As is, there is already a million tri-service effort among Army, Navy, and Air Force researchers to use synthetic biology to advance US defense capabilities. “Our team is looking at ways we can reprogram cells that already exist in the environment to create environmentally friendly platforms for generating molecules and materials beneficial for defense needs,” Dr. Claretta Sullivan, a research scientist at the Air Force Research Laboratory’s Materials and Manufacturing Directorate, explained in a statement.

There are apparently similar programs going on across the branches looking at everything from undewater sensing to living camouflage.

The US is once again in an age of great power competition, according to the 2018 National Defense Strategy. It faces new threats from adversarial powers like China and Russia beneath the waves. “In the undersea domain, the margins to victory are razor thin,” Adm. James G. Foggo III, the commander of US Naval Forces Europe-Africa, told Pentagon reporters in October 2018.

This article originally appeared on Business Insider. Follow @BusinessInsider on Twitter.

MIGHTY TACTICAL

This is what Sikorsky thinks should replace the Blackhawk

Ever since the first UH-60 took off in 1974, America’s Black Hawk helicopter has done a lot for the United States military. But let’s face it, even with the upgrades it has received over the years, it’s still been 43 years, and technology hasn’t been standing still.


Sikorsky, though, has been teaming up with Boeing to develop a replacement, the SB1 Defiant. In some ways, this helicopter looks familiar. That’s because it is a scaled-up version of the S-97 Raider, a technology demonstrator that’s been flying for a couple of years.

This was the Air Force’s plan to turn a Boeing 747 into an airborne aircraft carrier
The S-97 Raider showing the new technology that enables it to fly at speeds of at leas 220 knots. (Lockheed photo)

The S-97 has a top speed of at least 253 miles per hour and can carry six troops. It also has a number of options to haul a fair bit of firepower, including AGM-114 Hellfire missiles, 2.75-inch rockets, 7.62mm machine guns, and .50-caliber machine guns. The S-97 uses X2 technology – in essence, a pair of contra-rotating rotors (much like the Kamov helicopters) with a push propeller. This allows it to hover 10,000 feet above the ground when the temperature is 95 degrees Fahrenheit.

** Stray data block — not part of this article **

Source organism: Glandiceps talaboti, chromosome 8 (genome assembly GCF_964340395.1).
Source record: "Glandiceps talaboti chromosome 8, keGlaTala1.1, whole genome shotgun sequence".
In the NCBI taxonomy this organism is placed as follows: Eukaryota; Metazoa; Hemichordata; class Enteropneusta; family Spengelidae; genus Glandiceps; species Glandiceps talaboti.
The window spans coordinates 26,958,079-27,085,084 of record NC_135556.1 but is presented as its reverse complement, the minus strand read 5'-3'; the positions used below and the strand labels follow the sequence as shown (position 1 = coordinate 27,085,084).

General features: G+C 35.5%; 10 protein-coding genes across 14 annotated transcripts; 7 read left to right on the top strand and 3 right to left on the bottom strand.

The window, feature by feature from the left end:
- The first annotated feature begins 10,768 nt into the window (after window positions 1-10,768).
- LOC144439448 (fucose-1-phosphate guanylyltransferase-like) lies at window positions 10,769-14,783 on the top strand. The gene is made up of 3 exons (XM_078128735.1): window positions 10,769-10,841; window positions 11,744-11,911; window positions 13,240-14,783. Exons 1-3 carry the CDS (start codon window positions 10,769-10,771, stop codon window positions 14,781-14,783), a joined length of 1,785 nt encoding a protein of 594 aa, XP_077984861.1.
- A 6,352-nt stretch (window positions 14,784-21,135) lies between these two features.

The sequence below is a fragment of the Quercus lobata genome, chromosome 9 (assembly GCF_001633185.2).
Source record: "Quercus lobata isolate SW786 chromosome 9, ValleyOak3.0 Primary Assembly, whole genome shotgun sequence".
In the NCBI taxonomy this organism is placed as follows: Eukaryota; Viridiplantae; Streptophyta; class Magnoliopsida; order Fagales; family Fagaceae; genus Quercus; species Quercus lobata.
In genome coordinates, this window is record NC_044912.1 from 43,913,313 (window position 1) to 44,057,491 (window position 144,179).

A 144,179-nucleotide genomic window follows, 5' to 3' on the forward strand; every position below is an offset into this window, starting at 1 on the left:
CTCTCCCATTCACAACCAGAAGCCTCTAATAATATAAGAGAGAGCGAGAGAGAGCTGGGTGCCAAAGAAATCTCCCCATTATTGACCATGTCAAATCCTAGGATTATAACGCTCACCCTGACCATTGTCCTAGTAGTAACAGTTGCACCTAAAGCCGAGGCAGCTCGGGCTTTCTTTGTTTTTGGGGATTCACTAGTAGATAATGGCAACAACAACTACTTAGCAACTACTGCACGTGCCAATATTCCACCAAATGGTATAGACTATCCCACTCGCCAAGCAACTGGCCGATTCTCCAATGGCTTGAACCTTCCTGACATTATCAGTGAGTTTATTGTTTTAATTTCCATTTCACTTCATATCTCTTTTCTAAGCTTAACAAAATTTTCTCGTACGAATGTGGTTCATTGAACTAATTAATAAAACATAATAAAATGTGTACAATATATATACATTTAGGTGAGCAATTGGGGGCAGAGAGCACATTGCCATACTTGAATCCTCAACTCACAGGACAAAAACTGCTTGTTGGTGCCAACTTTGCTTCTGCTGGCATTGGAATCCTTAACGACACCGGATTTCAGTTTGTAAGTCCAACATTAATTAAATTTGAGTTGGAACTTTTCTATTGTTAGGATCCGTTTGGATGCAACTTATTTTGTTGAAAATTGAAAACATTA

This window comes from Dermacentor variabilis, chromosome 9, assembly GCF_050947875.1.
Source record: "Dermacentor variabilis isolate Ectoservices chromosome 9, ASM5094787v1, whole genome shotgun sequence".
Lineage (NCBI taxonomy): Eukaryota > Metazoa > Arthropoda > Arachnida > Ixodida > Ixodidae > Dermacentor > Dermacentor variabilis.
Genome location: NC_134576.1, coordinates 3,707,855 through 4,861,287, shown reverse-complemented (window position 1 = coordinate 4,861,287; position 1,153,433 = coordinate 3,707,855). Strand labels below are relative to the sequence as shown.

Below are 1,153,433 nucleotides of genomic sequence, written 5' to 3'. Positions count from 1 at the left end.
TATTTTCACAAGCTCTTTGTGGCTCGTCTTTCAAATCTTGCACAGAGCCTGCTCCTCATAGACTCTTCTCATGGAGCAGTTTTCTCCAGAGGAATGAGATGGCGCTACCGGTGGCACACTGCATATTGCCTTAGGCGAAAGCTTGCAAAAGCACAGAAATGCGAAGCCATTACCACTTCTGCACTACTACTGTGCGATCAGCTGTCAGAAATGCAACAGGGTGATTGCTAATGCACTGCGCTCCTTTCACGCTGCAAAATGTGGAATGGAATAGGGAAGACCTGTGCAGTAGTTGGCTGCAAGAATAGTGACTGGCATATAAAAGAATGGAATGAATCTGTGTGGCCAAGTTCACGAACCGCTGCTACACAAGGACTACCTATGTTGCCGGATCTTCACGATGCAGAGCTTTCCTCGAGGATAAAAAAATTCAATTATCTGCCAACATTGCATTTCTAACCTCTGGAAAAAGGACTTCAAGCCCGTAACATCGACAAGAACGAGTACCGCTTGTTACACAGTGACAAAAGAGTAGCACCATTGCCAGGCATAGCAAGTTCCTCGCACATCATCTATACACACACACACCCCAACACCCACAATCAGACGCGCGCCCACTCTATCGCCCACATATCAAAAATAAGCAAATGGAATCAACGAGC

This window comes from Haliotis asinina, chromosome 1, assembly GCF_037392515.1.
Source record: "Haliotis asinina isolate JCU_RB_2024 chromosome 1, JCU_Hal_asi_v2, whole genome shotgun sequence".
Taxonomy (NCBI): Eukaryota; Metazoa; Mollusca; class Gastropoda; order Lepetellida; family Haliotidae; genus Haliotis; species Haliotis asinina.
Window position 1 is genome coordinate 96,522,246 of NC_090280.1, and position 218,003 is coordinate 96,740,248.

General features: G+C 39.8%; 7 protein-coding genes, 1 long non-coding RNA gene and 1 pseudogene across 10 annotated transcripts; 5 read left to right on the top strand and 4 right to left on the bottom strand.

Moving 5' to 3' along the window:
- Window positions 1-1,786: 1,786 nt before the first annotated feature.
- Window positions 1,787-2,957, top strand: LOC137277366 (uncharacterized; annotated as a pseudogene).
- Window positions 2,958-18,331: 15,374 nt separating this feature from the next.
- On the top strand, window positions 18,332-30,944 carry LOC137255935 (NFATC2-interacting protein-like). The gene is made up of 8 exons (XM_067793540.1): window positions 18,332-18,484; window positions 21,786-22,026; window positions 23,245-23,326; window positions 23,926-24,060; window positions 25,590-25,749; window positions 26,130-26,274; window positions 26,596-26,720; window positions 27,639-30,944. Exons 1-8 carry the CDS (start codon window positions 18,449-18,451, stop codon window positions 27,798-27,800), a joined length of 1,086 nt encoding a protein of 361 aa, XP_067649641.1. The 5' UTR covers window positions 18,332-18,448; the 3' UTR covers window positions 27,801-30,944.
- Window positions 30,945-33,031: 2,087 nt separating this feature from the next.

The Defiant adds the X2 technology to an airframe roughly the size of the UH-60. The Defiant would be able to haul at least a dozen troops in its cabin, as well as a crew of four. It also features retractable landing gear (to reduce drag), fly-by-wire controls, a composite fuselage, and advanced rotor system.

This was the Air Force’s plan to turn a Boeing 747 into an airborne aircraft carrier
This graphic outlines many of the features that will be included on the SB1 Defiant. (Graphic from Sikorsky)

The concept of a push propeller has been tested before by the United States military. The AH-56 Cheyenne attack helicopter also used a push propeller to achieve high speed — up to 245 miles per hour, according to MilitaryFactory.com.

The Army is reportedly going to ask for proposals from industry for a medium-lift aircraft in 2019. The SB1 Defiant will likely form the basis for one of the responses.

MIGHTY HISTORY

Why ancient German women yelled at male warriors in combat

At the 58 BC Battle of Vosges, Julius Caesar was surrounded. He had to force the Germanic army under Ariovistus into combat because the German was content to starve the Romans out. Cut off from supplies, Caesar’s legions may not last long enough to attack later. So, outnumbered and surrounded, Caesar struck.

He marched his entire force toward the weakest part of the Germanic army: its camp. When the legions arrived, the Germanic women were in the army’s wagon train, shouting, screaming, and wailing… at the Germanic men.


This was the Air Force’s plan to turn a Boeing 747 into an airborne aircraft carrier
Julius Caesar meets Ariovistus before the Battle of Vosges.